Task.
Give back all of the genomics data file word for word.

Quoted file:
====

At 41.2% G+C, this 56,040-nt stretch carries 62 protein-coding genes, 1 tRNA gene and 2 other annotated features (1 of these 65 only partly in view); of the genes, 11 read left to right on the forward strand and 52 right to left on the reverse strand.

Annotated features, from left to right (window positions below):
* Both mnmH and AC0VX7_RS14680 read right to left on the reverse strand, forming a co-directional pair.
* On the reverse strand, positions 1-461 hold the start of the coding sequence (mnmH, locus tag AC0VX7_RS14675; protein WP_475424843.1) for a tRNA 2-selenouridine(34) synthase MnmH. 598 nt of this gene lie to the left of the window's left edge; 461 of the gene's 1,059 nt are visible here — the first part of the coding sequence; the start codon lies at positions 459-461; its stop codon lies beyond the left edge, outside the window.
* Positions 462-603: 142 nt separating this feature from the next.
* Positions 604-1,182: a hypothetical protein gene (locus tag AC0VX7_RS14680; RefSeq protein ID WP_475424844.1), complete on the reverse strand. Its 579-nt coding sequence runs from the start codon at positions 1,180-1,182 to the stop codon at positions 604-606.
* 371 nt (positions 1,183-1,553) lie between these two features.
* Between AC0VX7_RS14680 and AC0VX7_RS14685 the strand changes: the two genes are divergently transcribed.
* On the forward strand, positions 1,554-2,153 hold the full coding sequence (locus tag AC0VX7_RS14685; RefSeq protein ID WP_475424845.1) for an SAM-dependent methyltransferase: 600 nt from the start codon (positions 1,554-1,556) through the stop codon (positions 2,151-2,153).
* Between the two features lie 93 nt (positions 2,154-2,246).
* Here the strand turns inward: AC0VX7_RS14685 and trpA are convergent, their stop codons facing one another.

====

At 41.2% G+C, this 56,040-nt stretch carries 62 protein-coding genes, 1 tRNA gene and 2 other annotated features (1 of these 65 only partly in view); of the genes, 11 read left to right on the forward strand and 52 right to left on the reverse strand.

Annotated features, from left to right (window positions below):
* Both mnmH and AC0VX7_RS14680 read right to left on the reverse strand, forming a co-directional pair.
* On the reverse strand, positions 1-461 hold the start of the coding sequence (mnmH, locus tag AC0VX7_RS14675; protein WP_475424843.1) for a tRNA 2-selenouridine(34) synthase MnmH. 598 nt of this gene lie to the left of the window's left edge; 461 of the gene's 1,059 nt are visible here — the first part of the coding sequence; the start codon lies at positions 459-461; its stop codon lies beyond the left edge, outside the window.
* Positions 462-603: 142 nt separating this feature from the next.
* Positions 604-1,182: a hypothetical protein gene (locus tag AC0VX7_RS14680; RefSeq protein ID WP_475424844.1), complete on the reverse strand. Its 579-nt coding sequence runs from the start codon at positions 1,180-1,182 to the stop codon at positions 604-606.
* 371 nt (positions 1,183-1,553) lie between these two features.
* Between AC0VX7_RS14680 and AC0VX7_RS14685 the strand changes: the two genes are divergently transcribed.
* On the forward strand, positions 1,554-2,153 hold the full coding sequence (locus tag AC0VX7_RS14685; RefSeq protein ID WP_475424845.1) for an SAM-dependent methyltransferase: 600 nt from the start codon (positions 1,554-1,556) through the stop codon (positions 2,151-2,153).
* Between the two features lie 93 nt (positions 2,154-2,246).
* Here the strand turns inward: AC0VX7_RS14685 and trpA are convergent, their stop codons facing one another.